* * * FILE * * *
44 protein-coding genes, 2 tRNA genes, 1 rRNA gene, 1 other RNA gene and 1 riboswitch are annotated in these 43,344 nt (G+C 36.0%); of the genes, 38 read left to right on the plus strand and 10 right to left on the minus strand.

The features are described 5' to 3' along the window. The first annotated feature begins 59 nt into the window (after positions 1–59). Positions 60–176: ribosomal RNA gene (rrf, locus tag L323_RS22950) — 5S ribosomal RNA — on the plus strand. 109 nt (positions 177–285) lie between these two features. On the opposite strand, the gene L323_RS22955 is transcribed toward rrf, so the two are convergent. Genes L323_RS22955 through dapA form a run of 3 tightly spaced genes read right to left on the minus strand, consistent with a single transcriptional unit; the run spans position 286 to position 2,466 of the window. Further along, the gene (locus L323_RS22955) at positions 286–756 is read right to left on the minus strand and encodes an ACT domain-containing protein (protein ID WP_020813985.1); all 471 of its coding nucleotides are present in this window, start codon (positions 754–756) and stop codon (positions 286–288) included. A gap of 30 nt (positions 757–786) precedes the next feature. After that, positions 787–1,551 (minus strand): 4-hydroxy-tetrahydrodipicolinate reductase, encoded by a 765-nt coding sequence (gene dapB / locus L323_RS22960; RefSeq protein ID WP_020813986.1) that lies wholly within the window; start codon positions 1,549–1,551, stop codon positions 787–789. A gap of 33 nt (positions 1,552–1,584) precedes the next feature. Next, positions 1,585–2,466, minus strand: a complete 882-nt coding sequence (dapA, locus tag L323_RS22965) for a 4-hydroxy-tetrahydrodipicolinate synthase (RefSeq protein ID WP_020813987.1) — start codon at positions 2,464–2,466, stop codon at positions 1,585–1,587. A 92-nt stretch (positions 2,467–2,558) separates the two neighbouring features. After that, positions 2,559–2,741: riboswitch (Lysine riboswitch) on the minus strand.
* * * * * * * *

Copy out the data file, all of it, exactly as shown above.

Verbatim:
44 protein-coding genes, 2 tRNA genes, 1 rRNA gene, 1 other RNA gene and 1 riboswitch are annotated in these 43,344 nt (G+C 36.0%); of the genes, 38 read left to right on the plus strand and 10 right to left on the minus strand.

The features are described 5' to 3' along the window. The first annotated feature begins 59 nt into the window (after positions 1–59). Positions 60–176: ribosomal RNA gene (rrf, locus tag L323_RS22950) — 5S ribosomal RNA — on the plus strand. 109 nt (positions 177–285) lie between these two features. On the opposite strand, the gene L323_RS22955 is transcribed toward rrf, so the two are convergent. Genes L323_RS22955 through dapA form a run of 3 tightly spaced genes read right to left on the minus strand, consistent with a single transcriptional unit; the run spans position 286 to position 2,466 of the window. Further along, the gene (locus L323_RS22955) at positions 286–756 is read right to left on the minus strand and encodes an ACT domain-containing protein (protein ID WP_020813985.1); all 471 of its coding nucleotides are present in this window, start codon (positions 754–756) and stop codon (positions 286–288) included. A gap of 30 nt (positions 757–786) precedes the next feature. After that, positions 787–1,551 (minus strand): 4-hydroxy-tetrahydrodipicolinate reductase, encoded by a 765-nt coding sequence (gene dapB / locus L323_RS22960; RefSeq protein ID WP_020813986.1) that lies wholly within the window; start codon positions 1,549–1,551, stop codon positions 787–789. A gap of 33 nt (positions 1,552–1,584) precedes the next feature. Next, positions 1,585–2,466, minus strand: a complete 882-nt coding sequence (dapA, locus tag L323_RS22965) for a 4-hydroxy-tetrahydrodipicolinate synthase (RefSeq protein ID WP_020813987.1) — start codon at positions 2,464–2,466, stop codon at positions 1,585–1,587. A 92-nt stretch (positions 2,467–2,558) separates the two neighbouring features. After that, positions 2,559–2,741: riboswitch (Lysine riboswitch) on the minus strand.